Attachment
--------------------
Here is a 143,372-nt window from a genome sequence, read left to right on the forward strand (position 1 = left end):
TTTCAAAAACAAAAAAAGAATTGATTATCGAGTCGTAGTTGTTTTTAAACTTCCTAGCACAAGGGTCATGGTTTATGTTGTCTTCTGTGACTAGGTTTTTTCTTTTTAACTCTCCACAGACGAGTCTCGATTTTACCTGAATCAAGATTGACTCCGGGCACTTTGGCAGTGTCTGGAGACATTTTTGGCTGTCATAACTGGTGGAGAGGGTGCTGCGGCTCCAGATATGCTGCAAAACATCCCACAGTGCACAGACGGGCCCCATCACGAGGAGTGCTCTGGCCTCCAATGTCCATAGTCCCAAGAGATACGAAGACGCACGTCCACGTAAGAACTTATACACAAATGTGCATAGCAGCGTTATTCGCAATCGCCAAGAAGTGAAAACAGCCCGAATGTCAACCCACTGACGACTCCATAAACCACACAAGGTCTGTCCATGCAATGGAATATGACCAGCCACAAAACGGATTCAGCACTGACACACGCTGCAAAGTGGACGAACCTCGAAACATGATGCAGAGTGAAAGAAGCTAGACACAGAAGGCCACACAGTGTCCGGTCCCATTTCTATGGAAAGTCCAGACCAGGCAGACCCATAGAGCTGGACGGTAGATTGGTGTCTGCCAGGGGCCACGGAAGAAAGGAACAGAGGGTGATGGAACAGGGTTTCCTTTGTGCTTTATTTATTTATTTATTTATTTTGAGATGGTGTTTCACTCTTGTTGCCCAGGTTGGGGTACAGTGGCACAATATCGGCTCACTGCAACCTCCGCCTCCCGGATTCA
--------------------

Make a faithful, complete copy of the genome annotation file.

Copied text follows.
Here is a 143,372-nt window from a genome sequence, read left to right on the forward strand (position 1 = left end):
TTTCAAAAACAAAAAAAGAATTGATTATCGAGTCGTAGTTGTTTTTAAACTTCCTAGCACAAGGGTCATGGTTTATGTTGTCTTCTGTGACTAGGTTTTTTCTTTTTAACTCTCCACAGACGAGTCTCGATTTTACCTGAATCAAGATTGACTCCGGGCACTTTGGCAGTGTCTGGAGACATTTTTGGCTGTCATAACTGGTGGAGAGGGTGCTGCGGCTCCAGATATGCTGCAAAACATCCCACAGTGCACAGACGGGCCCCATCACGAGGAGTGCTCTGGCCTCCAATGTCCATAGTCCCAAGAGATACGAAGACGCACGTCCACGTAAGAACTTATACACAAATGTGCATAGCAGCGTTATTCGCAATCGCCAAGAAGTGAAAACAGCCCGAATGTCAACCCACTGACGACTCCATAAACCACACAAGGTCTGTCCATGCAATGGAATATGACCAGCCACAAAACGGATTCAGCACTGACACACGCTGCAAAGTGGACGAACCTCGAAACATGATGCAGAGTGAAAGAAGCTAGACACAGAAGGCCACACAGTGTCCGGTCCCATTTCTATGGAAAGTCCAGACCAGGCAGACCCATAGAGCTGGACGGTAGATTGGTGTCTGCCAGGGGCCACGGAAGAAAGGAACAGAGGGTGATGGAACAGGGTTTCCTTTGTGCTTTATTTATTTATTTATTTATTTTGAGATGGTGTTTCACTCTTGTTGCCCAGGTTGGGGTACAGTGGCACAATATCGGCTCACTGCAACCTCCGCCTCCCGGATTCA